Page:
Utilities throughout the country are implementing computer-based technologies in an integrated manner to help streamline many design, planning, maintenance, and analysis applications. And the acronyms AM/FM-GIS (automated mapping/facilities management) and SCADA (supervisory control and data acquisition) are appearing at an increasing rate in the language of the water and wastewater community.
Today's open system computer architecture allows for this multi-application integration. Of course, cost savings and maximizing use of resources are primary driving forces. Utilities, vendors, and consultants must take time to plan systems integration based on a thorough study of needs and a clear organizational consensus prior to implementation of solutions. Preparation of a detailed strategic automation master plan document followed by an implementation plan document is the first step. Involvement of users and teamwork among all participants is a must that requires priority attention during the entire systems integration project. Complex integration projects can yield real benefits, but time for sufficient planning must be allocated.
Much has been written about integration of computer systems. However, the tendency to discuss the characteristics and virtues of the myriad of computer industry standards perhaps has been too common. There is a confusing array of standards for all aspects of hardware and software. Different standards are being sponsored and supported by different groups in the computer industry. What they have in common is their goal to provide improved interoperability between different manufacturers of hardware and software. To a large extent this interoperability has been successful and vendors are now producing systems that can be considered open. An open system is one in which the user does not know or care precisely which computer he or she may be accessing, or just what software is running. The user is just concerned with the application. No emphasis is placed here on how interoperability is accomplished. Rather the focus will be on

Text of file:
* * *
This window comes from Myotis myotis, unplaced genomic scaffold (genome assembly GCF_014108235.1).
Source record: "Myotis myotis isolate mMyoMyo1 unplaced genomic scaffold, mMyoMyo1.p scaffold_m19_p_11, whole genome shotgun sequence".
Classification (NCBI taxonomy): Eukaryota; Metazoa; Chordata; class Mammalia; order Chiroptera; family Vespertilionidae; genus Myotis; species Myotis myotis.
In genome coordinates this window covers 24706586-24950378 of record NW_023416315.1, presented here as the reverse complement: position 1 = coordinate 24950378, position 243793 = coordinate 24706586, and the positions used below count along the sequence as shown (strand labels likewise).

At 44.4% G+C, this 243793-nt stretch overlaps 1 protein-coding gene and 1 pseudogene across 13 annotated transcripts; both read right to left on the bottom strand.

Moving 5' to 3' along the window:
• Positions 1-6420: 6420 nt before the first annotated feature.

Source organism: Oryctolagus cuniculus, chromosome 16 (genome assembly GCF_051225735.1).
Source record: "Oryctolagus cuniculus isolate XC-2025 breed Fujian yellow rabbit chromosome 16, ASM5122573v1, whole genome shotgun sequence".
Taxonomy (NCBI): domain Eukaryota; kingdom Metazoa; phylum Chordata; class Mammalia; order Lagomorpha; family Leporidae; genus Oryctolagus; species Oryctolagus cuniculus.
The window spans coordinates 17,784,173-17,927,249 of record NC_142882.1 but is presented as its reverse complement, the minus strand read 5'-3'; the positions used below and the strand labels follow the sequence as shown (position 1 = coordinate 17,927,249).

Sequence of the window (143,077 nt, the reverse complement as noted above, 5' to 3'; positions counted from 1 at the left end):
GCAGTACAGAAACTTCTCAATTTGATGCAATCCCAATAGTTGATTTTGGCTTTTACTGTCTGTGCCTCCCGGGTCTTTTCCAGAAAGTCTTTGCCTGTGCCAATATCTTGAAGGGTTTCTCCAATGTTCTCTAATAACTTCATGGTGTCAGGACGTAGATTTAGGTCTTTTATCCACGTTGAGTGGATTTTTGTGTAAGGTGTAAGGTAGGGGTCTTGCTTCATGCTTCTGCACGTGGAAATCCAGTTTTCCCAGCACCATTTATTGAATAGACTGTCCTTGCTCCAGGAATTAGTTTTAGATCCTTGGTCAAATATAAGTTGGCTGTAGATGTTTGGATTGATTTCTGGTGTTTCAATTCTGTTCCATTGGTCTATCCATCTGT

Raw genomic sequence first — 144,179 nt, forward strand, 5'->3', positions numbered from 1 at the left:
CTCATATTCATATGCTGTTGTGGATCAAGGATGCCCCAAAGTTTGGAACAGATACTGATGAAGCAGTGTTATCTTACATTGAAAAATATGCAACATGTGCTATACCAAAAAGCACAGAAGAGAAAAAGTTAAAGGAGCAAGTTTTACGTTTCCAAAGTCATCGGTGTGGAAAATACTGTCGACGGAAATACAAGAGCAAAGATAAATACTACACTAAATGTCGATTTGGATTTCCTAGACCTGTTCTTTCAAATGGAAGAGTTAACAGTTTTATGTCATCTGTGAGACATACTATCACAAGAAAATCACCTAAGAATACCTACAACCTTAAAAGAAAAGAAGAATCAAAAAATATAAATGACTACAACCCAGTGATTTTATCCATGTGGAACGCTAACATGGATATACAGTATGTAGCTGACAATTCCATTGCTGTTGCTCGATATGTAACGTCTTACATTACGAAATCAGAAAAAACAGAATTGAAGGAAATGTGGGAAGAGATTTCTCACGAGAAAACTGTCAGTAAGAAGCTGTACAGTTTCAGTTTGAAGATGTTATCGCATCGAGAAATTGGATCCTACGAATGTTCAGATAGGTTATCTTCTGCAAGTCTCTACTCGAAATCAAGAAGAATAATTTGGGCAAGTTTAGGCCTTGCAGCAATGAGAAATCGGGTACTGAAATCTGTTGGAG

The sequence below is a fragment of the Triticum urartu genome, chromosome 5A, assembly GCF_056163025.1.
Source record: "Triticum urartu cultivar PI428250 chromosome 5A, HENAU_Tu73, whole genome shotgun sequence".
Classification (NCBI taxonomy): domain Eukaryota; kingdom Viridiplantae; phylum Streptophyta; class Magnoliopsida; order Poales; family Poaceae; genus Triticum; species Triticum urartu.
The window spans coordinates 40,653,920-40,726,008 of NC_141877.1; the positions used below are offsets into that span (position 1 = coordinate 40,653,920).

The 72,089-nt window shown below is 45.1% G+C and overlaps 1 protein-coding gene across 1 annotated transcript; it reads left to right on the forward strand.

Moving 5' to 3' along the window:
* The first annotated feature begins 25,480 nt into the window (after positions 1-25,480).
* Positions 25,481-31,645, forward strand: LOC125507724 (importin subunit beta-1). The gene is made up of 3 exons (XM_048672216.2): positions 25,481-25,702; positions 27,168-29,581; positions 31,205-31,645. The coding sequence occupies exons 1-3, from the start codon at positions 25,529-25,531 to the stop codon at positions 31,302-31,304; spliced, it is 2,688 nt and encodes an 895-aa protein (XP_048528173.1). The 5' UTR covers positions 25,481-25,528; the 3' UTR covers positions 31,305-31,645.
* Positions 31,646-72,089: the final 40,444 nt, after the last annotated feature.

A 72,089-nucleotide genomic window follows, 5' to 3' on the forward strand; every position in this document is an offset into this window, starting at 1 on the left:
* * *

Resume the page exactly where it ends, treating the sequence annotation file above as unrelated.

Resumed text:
In the 1970s and into the early '80s, SCADA vendors built many of their own system components. This was because commercially available man-machine interface (MMI), networking, and telemetry hardware were not available to provide data acquisition, display and control tasks. Because of the revolutionary increase in the cost-to-performance ratio of personal and minicomputers, and the maturation of a number of broadly-accepted local area network (LAN) and wide area network (WAN) products, vendors have migrated from proprietary hardware to the use of industry-standard equipment. Consequently, today's SCADA host computer and its associated MMI are suitable for integration with other computer applications.
SCADA vendors also are moving toward providing products with open systems compliant software. From the user's point of view, the degree to which the various software modules contribute to overall interoperability is an important aspect of a vendor's offering. Oftentimes it is also the most difficult to determine. For many years SCADA vendors have been using industry (but not necessarily open systems compliant) standard operating systems. Today systems are being sold with a variety of proprietary and nonproprietary modules including
The software layer that does the input/output (I/O) scanning, trending, alarming, and closed or open loop control can be thought of as the SCADA applications layer. This layer is typically proprietary and may remain so for some time since this software is what distinguishes one vendor from another. In the electrical distribution and energy management industry, many basic control algorithms are standard from one vendor to the other. To-date there has been some work to attempt to standardize typical water system control functioning, but nothing has been successfully commercialized.
Characteristics of Integrated Systems